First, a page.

Kids Talk About God
When Jesus died on the cross, why did he say, “It is finished”? (John 19:30)
By Carey Kinsolving
“God knows,” says Mia, 5.
Yes, we know that God knows why Jesus said, “It is finished,” but the question is do you know?
The last words before death often serve as a window to the soul. Jesus not only uttered the words, “It is finished,” he shouted them. The Apostle John gives us Jesus’ last words (John 19:30), but Matthew, Mark and Luke tell us Jesus cried with a loud voice (Matt. 27:50; Mark 15:37 and Luke 23:46).
Jesus also said, “Father, into your hands, I commit my spirit” (Luke 23:46). Whether this followed or preceded “It is finished” is hard to tell.
We also learn from John that Jesus said, “I thirst” before drinking sour wine from a sponge offered on a hyssop branch by a soldier. When your throat is parched, it’s difficult to talk and even harder to shout. Before his crucifixion, Jesus refused sour wine (Mark 15:23). He wanted to be fully alert for the work he came to finish.
Concerning Jesus’ thirst, commentator Michael Cocoris wrote: “He died thirsting that we might drink of the water of life and never thirst again.”
“Jesus is never going to be finished with us because he loves us,” says Ethan, 6.
There are certain aspects of our relationship with God that will never be finished. Finite creatures will never exhaust the wisdom, mystery and riches that rest in an infinite God. Throughout the eternal ages, we’ll be exploring the depth of God’s grace and love. However, the focus here is on what is finished.
“I think Jesus said ‘It is finished’ because he paid the price for our sins, which is death,” says Matthew, 11.
“It is finished,” is Jesus’ victory cry and a final report to his Father. Jesus accomplished his mission. In some mysterious way that no one can comprehend, Jesus suffered separation from his Father when he bore our sins in his body on a cruel cross.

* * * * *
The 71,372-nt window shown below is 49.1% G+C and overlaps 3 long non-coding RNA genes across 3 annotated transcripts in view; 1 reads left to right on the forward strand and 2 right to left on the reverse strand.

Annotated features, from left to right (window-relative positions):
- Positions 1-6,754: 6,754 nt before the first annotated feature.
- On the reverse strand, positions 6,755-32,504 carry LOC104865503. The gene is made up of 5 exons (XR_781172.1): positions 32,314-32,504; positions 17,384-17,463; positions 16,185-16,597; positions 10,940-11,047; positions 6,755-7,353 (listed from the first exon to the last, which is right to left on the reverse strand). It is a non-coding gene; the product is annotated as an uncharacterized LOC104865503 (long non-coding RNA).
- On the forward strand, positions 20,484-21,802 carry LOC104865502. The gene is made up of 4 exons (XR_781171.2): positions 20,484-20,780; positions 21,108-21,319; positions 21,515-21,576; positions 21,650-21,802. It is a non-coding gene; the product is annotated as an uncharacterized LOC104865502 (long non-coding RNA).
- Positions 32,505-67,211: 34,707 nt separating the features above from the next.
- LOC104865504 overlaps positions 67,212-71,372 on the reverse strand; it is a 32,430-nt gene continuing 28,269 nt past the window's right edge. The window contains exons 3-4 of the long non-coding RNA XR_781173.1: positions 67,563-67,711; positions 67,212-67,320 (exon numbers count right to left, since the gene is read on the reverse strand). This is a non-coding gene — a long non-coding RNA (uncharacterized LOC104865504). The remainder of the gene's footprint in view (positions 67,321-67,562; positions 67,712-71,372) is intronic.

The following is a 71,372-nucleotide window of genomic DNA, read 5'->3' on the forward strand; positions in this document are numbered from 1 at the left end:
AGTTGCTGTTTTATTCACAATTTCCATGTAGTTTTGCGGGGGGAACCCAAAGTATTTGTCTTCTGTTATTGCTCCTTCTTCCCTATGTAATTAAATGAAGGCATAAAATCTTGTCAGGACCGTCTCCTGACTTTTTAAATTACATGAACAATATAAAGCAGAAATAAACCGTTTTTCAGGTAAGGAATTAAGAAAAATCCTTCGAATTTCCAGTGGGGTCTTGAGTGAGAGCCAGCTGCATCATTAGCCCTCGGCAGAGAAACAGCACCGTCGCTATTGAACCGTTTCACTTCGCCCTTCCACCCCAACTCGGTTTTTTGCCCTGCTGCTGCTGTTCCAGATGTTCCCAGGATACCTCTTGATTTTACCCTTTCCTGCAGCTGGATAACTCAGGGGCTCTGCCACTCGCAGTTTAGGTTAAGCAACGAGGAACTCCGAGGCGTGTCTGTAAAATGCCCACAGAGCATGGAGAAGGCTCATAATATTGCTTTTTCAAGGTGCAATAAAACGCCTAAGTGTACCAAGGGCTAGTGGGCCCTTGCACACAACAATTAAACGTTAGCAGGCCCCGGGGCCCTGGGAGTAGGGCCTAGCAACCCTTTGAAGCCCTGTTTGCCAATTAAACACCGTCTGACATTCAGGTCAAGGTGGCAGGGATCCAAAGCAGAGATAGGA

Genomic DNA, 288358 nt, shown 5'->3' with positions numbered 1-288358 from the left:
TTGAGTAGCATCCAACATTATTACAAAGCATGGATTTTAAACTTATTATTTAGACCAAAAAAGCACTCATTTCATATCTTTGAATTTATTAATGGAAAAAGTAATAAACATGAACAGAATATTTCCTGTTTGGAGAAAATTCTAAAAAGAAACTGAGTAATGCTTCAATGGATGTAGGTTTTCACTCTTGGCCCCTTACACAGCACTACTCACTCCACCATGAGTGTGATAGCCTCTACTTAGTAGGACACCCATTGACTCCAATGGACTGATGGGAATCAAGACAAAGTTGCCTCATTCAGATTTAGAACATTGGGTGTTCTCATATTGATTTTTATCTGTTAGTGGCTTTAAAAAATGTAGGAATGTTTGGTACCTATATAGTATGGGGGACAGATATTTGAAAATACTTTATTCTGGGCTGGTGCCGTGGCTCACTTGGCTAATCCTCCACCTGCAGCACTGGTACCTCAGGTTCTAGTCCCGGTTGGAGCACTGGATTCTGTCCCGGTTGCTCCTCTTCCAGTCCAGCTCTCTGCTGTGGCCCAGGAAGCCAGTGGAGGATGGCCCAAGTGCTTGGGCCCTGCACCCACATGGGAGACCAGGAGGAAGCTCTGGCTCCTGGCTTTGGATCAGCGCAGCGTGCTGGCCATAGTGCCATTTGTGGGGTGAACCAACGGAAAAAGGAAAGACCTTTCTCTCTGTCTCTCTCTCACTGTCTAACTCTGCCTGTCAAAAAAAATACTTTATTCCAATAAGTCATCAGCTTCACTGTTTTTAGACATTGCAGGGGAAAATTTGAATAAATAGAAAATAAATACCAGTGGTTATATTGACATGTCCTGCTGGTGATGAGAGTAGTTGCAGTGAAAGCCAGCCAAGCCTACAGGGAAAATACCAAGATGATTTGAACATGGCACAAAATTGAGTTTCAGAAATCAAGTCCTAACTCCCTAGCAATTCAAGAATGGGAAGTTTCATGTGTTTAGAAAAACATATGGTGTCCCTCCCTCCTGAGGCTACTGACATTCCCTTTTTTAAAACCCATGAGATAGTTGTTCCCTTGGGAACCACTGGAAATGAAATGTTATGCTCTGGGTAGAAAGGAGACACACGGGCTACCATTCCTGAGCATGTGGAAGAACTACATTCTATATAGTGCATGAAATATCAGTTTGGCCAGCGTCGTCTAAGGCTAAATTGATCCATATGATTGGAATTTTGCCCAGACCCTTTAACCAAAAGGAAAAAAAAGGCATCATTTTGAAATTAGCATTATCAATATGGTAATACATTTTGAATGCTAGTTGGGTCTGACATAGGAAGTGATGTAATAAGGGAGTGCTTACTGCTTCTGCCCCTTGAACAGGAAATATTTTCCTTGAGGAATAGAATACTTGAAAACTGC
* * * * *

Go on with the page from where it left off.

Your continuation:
The other time Jesus cried out in a loud voice on the cross was when he shouted, “My God, my God, why have you forsaken me?” (Matthew 27:46).
I never cease to be amazed at the answers I receive when I ask people, “Why did Jesus say ‘It is finished’ on the cross?” It’s amazing how many people have never given those words serious consideration.
The logical implication of Jesus’ final words should be clear. If Jesus finished the work of paying for our sins on the cross, how many sins does that leave us to pay for? The answer is a big, fat zero.
The height of arrogance is to think you can do something to add to the finished work of Christ on the cross. In light of the suffering Jesus endured on the cross, any attempt to offer God something in the form of religious penance or good works as a way to atone for your sin is total vanity. We’re so brainwashed with the idea that we have to earn God’s favor.
The ultimate proof of the finality of Jesus’ offering for sins is his glorious resurrection. Happy Easter!
Think about this: “It is finished” in the original Greek of the New Testament was often used in commerce for a bill that was “paid in full.”
Memorize this truth: “So when Jesus had received the sour wine, he said, ‘It is finished!’” (John 19:30a).
Ask this question: Have you trusted Jesus’ “paid in full” atonement for your sins or something else that you imagine will impress God?